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Fish and chip shops are selling endangered sharks, DNA tests prove Environment

Fish and chip shops and fish traders sell endangered sharks to the unwanted community, according to researchers using DNA barcodes to identify the species to be sold.

Most of the chips of fish sold with generic names such as huss, rock, flake and rock salmon appeared to be spy cheese, shark species that were classified as endangered by the Red List of International Nature Conservation in Europe.

Researchers at the University of Exeter also discovered shark species that were unconsciously sold by a British wholesaler and included combed hammerheads that are threatened all over the world, as well as short mako and smalleye hammerhead sharks.

Other species sold in fish and chip shops and fish dealers included starfish, sister and blue sharks.

Until 2011, the EU was illegal to fish for rafters, but fish are now allowed to be sold as by-catch – if it is grown in nets targeting other species.

The government allows many shark species to be sold using long-standing generic names such as rock, but researchers are demanding more accurate food labeling – with fish clearly identified at the point of sale to consumers – so that people know what species they eat and where it came from.

"It is almost impossible for consumers to know what they are buying," said Catherine Hobbs of the University of Exeter and the first author of the publication of scientific reports. “People can think that they get a sustainably produced product if they actually buy a threatened species.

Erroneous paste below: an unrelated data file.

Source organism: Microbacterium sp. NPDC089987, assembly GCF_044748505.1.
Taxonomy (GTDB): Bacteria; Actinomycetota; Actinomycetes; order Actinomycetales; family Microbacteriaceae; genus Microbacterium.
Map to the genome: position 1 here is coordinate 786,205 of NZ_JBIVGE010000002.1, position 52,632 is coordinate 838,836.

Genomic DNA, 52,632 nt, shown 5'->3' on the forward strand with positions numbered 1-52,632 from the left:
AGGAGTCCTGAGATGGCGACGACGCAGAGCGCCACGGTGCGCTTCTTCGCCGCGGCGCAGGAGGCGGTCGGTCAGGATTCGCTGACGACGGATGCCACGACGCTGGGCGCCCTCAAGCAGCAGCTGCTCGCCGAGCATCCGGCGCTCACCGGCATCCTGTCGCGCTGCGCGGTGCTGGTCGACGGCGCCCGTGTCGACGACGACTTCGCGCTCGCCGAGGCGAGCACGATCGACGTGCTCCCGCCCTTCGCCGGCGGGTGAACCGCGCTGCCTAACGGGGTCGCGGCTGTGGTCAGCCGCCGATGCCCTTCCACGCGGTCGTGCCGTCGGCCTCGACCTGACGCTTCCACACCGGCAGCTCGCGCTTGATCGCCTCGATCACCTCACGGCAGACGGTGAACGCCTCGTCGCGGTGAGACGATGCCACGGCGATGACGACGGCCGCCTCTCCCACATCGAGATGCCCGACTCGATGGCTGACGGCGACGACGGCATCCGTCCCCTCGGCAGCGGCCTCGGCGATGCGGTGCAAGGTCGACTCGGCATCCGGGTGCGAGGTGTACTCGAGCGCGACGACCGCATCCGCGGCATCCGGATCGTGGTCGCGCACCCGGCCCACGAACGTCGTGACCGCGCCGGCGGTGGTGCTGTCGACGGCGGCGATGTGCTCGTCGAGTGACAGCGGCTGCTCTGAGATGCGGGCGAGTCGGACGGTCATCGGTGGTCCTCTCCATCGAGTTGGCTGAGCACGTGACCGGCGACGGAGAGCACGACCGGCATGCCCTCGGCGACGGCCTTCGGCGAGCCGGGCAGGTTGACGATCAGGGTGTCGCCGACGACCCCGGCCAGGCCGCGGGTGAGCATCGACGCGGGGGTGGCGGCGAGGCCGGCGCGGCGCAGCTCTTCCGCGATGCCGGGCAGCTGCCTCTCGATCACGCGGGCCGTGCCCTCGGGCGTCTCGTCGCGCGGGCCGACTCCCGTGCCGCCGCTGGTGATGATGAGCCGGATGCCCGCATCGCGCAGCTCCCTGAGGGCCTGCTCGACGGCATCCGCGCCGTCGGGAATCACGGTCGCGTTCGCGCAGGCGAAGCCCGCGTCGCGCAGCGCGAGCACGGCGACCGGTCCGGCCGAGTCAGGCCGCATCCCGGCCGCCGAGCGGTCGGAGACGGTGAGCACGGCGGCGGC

"There are also health problems. Knowing what species you buy could be important for allergies, toxins, mercury content and the growing concern about microplastics in the marine food chain. ”

Shredders are more difficult to label because they are removed as soon as the sharks are caught, but Hobbs said there is still a problem with "fishermen who do not agree specifically with the labeling laws" when the fish are landed.

"The discovery of endangered hammer head sharks highlights the widespread sale of fallen species, even to Europe and the United Kingdom," said Dr. Andrew Griffiths of the University of Exeter. "The head of a hammer can be imported under strict conditions, but the wholesaler had no idea what the species belonged to."

The study analyzed 78 samples of chip stores and 39 fish merchants, mainly in southern England, and 10 fins from a wholesaler selling them to restaurants and specialized supermarkets.

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